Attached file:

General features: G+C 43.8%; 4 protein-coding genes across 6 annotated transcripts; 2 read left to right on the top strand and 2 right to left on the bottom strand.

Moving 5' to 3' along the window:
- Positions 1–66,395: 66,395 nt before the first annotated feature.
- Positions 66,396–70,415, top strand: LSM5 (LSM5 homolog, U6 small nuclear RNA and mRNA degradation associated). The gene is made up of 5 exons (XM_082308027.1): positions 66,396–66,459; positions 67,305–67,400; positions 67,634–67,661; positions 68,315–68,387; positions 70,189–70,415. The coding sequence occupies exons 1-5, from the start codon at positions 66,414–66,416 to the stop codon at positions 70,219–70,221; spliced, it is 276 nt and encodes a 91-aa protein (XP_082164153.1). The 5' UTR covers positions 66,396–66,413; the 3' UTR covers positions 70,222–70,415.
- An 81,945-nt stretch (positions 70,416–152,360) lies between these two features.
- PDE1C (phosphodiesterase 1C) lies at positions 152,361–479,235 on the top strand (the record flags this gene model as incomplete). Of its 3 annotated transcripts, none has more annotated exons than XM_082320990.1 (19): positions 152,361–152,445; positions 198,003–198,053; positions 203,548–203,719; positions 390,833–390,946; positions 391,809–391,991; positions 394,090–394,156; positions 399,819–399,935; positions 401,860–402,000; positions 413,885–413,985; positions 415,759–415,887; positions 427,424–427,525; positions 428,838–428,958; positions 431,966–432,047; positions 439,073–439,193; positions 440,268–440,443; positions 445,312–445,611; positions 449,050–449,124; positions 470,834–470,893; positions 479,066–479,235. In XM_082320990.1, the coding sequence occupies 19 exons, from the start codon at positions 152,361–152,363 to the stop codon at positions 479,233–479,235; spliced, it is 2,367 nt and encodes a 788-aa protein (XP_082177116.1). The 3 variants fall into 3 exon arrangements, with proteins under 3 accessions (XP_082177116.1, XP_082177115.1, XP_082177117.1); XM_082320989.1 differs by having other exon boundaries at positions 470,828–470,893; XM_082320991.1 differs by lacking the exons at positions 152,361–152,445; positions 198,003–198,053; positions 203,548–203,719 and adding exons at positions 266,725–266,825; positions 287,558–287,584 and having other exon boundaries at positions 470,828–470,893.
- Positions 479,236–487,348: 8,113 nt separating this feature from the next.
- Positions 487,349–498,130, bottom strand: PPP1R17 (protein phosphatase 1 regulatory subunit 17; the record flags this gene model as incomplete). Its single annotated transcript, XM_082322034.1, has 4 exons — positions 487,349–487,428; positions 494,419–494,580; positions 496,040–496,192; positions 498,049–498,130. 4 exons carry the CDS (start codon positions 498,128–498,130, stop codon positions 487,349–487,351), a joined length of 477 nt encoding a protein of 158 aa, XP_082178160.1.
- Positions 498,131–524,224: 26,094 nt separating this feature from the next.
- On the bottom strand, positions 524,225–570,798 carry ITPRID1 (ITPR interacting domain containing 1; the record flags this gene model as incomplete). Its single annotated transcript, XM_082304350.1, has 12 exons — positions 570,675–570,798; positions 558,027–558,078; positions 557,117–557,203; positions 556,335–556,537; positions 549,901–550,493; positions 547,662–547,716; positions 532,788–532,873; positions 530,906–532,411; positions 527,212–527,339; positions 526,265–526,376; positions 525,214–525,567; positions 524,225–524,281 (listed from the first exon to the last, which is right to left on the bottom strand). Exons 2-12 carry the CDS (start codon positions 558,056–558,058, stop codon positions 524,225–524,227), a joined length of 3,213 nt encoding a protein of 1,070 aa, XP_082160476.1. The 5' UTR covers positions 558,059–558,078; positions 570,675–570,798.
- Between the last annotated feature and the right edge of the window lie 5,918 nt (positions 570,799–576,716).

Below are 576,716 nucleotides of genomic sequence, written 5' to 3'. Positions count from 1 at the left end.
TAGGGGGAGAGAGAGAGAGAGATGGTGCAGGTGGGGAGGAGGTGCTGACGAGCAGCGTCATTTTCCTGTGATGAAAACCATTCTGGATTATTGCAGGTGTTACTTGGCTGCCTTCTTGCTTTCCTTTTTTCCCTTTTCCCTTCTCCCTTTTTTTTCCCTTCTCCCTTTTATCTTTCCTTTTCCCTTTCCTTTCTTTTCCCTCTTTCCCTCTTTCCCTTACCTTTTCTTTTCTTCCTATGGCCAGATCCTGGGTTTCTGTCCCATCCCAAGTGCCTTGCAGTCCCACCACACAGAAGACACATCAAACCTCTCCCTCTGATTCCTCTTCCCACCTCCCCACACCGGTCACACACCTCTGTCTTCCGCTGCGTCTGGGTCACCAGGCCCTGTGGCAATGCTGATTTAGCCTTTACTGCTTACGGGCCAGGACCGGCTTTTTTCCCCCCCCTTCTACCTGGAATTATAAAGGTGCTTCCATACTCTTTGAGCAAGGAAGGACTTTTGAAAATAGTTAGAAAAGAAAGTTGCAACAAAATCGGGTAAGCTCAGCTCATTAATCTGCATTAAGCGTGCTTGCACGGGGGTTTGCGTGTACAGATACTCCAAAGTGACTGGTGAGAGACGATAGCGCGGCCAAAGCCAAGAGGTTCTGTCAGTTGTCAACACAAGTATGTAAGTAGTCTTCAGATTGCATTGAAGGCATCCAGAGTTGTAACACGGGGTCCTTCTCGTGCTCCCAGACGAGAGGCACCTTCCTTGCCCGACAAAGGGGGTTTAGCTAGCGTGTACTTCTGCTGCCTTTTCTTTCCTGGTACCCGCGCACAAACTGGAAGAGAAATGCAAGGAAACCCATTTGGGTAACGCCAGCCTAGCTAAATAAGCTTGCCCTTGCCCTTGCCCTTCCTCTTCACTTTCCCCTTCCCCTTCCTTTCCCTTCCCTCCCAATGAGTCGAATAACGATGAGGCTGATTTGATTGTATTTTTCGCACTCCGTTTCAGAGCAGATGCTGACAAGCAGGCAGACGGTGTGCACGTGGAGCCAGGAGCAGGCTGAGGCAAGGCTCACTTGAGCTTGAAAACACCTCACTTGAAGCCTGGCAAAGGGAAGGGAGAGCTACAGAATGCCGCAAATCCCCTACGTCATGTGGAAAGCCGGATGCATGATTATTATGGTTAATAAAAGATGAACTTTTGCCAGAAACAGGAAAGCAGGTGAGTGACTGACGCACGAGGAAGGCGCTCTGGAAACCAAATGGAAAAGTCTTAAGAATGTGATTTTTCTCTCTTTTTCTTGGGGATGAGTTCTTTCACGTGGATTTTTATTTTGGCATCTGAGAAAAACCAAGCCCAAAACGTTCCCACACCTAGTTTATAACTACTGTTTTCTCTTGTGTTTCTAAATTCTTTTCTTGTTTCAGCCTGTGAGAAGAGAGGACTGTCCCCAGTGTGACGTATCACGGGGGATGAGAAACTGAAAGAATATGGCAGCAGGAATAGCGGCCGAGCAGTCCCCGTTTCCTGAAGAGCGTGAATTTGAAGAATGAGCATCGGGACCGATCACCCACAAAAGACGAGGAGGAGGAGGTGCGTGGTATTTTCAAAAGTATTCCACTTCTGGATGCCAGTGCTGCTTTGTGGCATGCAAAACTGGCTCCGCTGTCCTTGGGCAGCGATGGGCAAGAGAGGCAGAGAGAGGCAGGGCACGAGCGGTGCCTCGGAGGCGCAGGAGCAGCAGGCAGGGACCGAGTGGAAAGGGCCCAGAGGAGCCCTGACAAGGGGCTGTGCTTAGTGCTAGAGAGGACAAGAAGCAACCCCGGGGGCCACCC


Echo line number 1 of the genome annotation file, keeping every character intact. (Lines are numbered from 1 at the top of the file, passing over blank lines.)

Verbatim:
General features: G+C 43.8%; 4 protein-coding genes across 6 annotated transcripts; 2 read left to right on the top strand and 2 right to left on the bottom strand.